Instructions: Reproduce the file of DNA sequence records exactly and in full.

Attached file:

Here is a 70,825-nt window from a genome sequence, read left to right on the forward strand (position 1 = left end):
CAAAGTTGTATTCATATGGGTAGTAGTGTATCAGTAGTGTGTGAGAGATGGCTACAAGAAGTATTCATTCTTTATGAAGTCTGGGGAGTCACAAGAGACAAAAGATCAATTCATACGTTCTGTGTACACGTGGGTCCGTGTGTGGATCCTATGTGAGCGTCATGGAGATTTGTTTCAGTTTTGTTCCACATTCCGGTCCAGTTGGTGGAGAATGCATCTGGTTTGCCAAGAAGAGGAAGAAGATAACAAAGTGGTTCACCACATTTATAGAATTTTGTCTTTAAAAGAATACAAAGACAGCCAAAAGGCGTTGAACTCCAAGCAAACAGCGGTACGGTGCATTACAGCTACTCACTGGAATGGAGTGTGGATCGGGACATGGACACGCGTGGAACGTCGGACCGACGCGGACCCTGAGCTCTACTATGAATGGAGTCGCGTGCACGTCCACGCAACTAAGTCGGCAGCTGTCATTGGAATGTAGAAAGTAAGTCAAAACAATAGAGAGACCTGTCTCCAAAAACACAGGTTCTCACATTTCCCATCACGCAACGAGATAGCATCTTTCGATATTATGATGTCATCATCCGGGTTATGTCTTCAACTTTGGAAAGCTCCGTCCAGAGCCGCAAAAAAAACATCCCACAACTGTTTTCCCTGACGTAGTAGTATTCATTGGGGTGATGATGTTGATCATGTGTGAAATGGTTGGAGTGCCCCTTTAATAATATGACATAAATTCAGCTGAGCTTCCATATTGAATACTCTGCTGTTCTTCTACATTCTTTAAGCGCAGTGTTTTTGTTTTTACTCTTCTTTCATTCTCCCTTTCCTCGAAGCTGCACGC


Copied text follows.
Here is a 70,825-nt window from a genome sequence, read left to right on the forward strand (position 1 = left end):
CAAAGTTGTATTCATATGGGTAGTAGTGTATCAGTAGTGTGTGAGAGATGGCTACAAGAAGTATTCATTCTTTATGAAGTCTGGGGAGTCACAAGAGACAAAAGATCAATTCATACGTTCTGTGTACACGTGGGTCCGTGTGTGGATCCTATGTGAGCGTCATGGAGATTTGTTTCAGTTTTGTTCCACATTCCGGTCCAGTTGGTGGAGAATGCATCTGGTTTGCCAAGAAGAGGAAGAAGATAACAAAGTGGTTCACCACATTTATAGAATTTTGTCTTTAAAAGAATACAAAGACAGCCAAAAGGCGTTGAACTCCAAGCAAACAGCGGTACGGTGCATTACAGCTACTCACTGGAATGGAGTGTGGATCGGGACATGGACACGCGTGGAACGTCGGACCGACGCGGACCCTGAGCTCTACTATGAATGGAGTCGCGTGCACGTCCACGCAACTAAGTCGGCAGCTGTCATTGGAATGTAGAAAGTAAGTCAAAACAATAGAGAGACCTGTCTCCAAAAACACAGGTTCTCACATTTCCCATCACGCAACGAGATAGCATCTTTCGATATTATGATGTCATCATCCGGGTTATGTCTTCAACTTTGGAAAGCTCCGTCCAGAGCCGCAAAAAAAACATCCCACAACTGTTTTCCCTGACGTAGTAGTATTCATTGGGGTGATGATGTTGATCATGTGTGAAATGGTTGGAGTGCCCCTTTAATAATATGACATAAATTCAGCTGAGCTTCCATATTGAATACTCTGCTGTTCTTCTACATTCTTTAAGCGCAGTGTTTTTGTTTTTACTCTTCTTTCATTCTCCCTTTCCTCGAAGCTGCACGC